FORBIDDEN Brings the #MeToo Narrative to The 13th Street Repertory Theatre, New York City: A Review

photo-jun-27-2-15-45-pm.jpgThe opening scene of Rick Charles Mueller’s Forbidden shows a man and woman, dressed in comfy clothes, on a couch watching TV together.  At first sight, they strike us as being an ordinary married couple as they snuggle and make small talk.  We soon learn, however, that this is no ordinary relationship.  Charles Foxworth (Rick Charles Mueller, doing double duty as playwright and actor) is a middle aged, gay, Pulitzer Prize-winning author.  Antonia Harry (Rew Starr) is a wide-eyed child-woman suffering from uncontrolled bipolar disorder and, most likely, other mental issues as well.  (The audience doesn’t have to wait more than about five minutes before Antonia shows us one of her… shall we say, “moments”– which Charles rates “7 out of 10”.)  We learn later that Antonia’s illness has cost her, among other things, her career and custody of her son.  Charles and Antonia– two damaged souls– are indeed committed to each other.  They jokingly refer to each other as “husband” and “wife”, complete with bickering.  Charles, however, is yearning for romantic male companionship; he still preciously saves the bottles of medication from his long-deceased lover.  The 50-something writer is also looking for more artistic success in his field: specifically, the opportunity to star in one of his own plays, named And the Streets Do Cry.

Photo Jun 27, 2 20 58 PM (1)The next night, Charles and Antonia go on a “date” to see a show, and Charles becomes instantly fascinated with the show’s 23-year old star– a handsome, slender African-American actor/dancer with a killer smile named Trevor Allen Scott (Darius A Journigan), who has been in New York City only six months.  Charles flirts big time with the younger man (much to the irritation of his “wife” Antonia), and then convinces the director of his new play (Alexander Wei Xin) to cast Trevor in a role in And the Streets Do Cry.  It’s a role which, incidentally, requires the two men to be naked in bed together.  Trevor, who himself is dealing with a waning relationship with his own boyfriend, soon becomes fascinated by Charles– from the playwright’s success to his ornate West Village apartment.   Life winds up imitating art, as Trevor starts dropping by that ornate West Village apartment unannounced, and the two men soon find themselves in a sexual relationship.  The older man lavishes the younger one with dinner at restaurants, Broadway shows, and jewelry.  In the meantime, Antonia’s mental stability continues to erode.  And the Streets Do Cry promises to be a big hit.  However, one of the two men has a very different interpretation of the pair’s unlikely relationship, resulting in an unexpected plot twist at the climax of Forbidden.  Antonia, meanwhile, gets overpowered by her emotional demons, leading to an equally unexpected tragedy.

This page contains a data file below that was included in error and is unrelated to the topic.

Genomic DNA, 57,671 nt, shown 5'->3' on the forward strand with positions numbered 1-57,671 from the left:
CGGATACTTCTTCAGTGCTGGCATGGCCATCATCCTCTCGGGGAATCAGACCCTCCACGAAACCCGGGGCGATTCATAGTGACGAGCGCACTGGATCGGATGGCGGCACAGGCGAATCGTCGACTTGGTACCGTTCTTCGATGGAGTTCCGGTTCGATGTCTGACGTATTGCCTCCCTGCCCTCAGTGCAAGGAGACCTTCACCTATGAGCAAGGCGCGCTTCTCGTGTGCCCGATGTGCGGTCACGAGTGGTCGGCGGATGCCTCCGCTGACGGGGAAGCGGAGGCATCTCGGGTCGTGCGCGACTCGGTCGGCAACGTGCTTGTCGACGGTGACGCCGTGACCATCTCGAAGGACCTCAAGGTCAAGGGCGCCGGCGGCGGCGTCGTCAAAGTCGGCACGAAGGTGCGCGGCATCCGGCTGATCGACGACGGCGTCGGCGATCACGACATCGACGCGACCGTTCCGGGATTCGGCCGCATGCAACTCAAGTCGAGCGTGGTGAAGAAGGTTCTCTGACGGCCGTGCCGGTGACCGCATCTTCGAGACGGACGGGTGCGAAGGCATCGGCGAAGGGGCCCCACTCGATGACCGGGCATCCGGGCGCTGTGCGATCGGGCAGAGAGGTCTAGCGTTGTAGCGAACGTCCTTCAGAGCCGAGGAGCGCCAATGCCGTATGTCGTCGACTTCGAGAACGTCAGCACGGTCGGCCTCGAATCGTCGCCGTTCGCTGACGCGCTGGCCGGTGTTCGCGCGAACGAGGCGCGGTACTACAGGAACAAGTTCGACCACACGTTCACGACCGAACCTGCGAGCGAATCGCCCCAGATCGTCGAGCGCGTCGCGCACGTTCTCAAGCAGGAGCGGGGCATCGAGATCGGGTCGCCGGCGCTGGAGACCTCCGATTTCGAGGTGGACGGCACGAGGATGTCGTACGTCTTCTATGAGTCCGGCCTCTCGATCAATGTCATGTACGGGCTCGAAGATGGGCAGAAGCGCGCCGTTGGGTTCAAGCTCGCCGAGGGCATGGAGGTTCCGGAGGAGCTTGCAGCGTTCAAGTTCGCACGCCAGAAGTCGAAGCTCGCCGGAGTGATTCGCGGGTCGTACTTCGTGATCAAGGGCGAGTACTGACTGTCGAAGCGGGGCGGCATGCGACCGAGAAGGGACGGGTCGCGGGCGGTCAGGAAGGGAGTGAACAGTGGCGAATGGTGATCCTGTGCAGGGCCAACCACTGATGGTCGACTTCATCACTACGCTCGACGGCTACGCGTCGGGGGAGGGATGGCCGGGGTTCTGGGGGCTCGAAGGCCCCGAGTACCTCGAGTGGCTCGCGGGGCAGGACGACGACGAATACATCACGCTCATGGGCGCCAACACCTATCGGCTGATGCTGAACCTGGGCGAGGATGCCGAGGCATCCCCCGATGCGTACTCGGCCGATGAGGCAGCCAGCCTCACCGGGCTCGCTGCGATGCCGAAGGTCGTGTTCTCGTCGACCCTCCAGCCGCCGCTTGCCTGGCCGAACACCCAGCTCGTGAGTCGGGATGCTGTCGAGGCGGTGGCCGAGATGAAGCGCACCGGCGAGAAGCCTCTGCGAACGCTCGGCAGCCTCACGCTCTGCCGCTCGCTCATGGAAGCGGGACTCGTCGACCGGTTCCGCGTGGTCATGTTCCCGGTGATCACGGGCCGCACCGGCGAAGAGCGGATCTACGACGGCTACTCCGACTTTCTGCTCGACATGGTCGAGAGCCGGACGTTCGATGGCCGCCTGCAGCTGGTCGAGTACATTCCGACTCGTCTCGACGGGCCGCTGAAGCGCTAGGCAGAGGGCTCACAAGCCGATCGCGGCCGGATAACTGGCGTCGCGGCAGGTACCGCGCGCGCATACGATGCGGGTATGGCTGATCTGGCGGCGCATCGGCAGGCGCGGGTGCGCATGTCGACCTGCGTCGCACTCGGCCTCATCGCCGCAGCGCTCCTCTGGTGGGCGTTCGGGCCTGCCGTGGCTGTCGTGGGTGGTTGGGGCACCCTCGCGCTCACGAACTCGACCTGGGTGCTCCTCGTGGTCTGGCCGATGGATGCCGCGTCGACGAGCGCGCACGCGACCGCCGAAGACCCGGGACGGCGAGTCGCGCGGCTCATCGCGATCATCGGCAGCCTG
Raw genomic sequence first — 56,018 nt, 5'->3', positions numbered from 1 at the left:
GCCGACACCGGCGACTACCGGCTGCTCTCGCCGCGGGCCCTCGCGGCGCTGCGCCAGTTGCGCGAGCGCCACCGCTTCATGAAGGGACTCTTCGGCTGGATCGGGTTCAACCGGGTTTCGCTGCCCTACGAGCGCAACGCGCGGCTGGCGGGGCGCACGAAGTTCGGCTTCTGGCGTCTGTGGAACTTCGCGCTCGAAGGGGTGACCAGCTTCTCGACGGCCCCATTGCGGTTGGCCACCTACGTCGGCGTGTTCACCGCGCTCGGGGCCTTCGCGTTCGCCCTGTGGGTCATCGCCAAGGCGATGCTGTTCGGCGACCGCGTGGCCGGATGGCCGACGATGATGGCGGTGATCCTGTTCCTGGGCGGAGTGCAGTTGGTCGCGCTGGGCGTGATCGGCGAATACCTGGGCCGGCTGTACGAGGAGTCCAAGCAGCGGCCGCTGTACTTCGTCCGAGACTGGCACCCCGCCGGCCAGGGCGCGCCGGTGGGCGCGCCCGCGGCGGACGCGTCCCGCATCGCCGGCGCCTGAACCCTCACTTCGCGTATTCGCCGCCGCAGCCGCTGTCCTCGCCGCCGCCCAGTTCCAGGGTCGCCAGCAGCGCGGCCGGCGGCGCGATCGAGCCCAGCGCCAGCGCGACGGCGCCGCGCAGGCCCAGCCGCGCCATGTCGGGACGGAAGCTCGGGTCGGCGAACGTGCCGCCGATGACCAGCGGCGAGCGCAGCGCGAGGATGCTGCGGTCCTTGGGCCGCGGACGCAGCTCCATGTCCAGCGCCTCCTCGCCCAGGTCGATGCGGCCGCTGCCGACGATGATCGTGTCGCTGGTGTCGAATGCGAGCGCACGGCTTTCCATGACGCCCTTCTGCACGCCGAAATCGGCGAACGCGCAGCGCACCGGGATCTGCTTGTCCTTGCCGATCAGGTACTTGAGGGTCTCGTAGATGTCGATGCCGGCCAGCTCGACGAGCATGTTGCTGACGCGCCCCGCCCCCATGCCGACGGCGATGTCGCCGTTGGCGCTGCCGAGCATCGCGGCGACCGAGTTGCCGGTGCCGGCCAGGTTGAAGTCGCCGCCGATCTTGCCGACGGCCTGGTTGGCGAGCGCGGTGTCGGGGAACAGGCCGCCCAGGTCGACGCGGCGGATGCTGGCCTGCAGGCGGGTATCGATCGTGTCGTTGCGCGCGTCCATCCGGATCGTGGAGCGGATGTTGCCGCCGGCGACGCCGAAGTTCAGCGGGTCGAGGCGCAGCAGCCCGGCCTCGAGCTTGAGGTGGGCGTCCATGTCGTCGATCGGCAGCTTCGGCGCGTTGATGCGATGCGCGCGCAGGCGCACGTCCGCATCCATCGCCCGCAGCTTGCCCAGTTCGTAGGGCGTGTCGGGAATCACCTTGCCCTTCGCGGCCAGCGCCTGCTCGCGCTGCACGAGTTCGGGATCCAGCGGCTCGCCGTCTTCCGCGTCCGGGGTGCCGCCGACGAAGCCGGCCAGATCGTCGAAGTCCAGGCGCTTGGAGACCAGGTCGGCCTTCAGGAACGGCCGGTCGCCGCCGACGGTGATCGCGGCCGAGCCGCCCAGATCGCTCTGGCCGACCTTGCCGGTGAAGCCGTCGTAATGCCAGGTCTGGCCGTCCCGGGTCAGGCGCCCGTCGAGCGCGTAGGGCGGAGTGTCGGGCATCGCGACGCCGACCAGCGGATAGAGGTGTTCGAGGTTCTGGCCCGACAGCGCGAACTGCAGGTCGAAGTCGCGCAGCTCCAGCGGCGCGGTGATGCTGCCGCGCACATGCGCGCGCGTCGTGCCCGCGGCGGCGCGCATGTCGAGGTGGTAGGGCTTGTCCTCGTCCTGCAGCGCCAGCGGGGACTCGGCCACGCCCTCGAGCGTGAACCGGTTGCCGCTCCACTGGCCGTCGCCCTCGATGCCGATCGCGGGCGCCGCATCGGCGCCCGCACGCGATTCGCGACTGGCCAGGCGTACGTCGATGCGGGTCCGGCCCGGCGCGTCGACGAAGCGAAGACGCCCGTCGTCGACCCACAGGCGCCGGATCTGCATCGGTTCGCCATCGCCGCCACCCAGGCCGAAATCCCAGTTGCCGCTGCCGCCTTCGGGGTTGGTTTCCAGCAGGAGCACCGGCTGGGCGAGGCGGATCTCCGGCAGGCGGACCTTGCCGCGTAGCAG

Photo Jun 27, 2 19 23 PMAs Antonia, Rew Starr expertly captures the agony of her character’s mental illness. She can be funny and fascinating (the kind of character that theater-goers love…), complete with her over-the-top choices of fashion (In one scene she wears a blindingly bright pink feather boa with equally blindingly bright pink lipstick).  But within  seconds, she can become rowdy, rude, and hard to take (the kind of character that theater-goers love to hate…).  Either way, the audience just can’t look away from her. Ms. Starr is is an actress who would be wasted playing a so-called “normal” woman.  Darius A. Journigan is engaging and perfectly cast as Trevor, an energetic fledgling “man-genue” with stardom in his hungry eyes.  Intentionally or not, playwright/actor Meuller plays his character as overly mannered, right on down to the occasionally quaint dialogue and enunciated (over-enunciated?) style of speech.  In addition to dynamic performances by Starr and Journigan, the play also features a very smart and often very funny script.  Forbidden could strongly benefit, however, from smoother flow between scenes; the delayed transition from setting to setting could easily become the play’s fatal flaw.
Photo Jun 27, 2 14 06 PMDirected by Alexander Wei Xin and based on a true story by Mueller, Forbidden explores the #MeToo phenomenon in the world of show business, with one of the characters even mentioning the movement by name early on in the play.  It’s also about loneliness and  the need for human connection, which spans across gender, sexual orientation, age, and socio-economic status.  Later on, the play’s exploration of the #MeToo movement becomes much more overt; astute audience members may even see what’s coming ahead of time.  Unlike many of the Hollywood stories we’ve seen on the news, however, this production allows us to hear BOTH sides of the characters’ stories, leaving the audience to make its own conclusions.  Watching Forbidden, I am reminded of the tagline for the 1994 movie version of David Mamet’s two-character play Oleanna, which explored the complexities of sexual harassment decades before the #MeToo movement: “Whatever side you take, you’re wrong…”

Forbidden continues through Friday, August 17th at The 13th Street Repertory Company, 50 West 13th Street, New York City.  Visit for tickets and more information.

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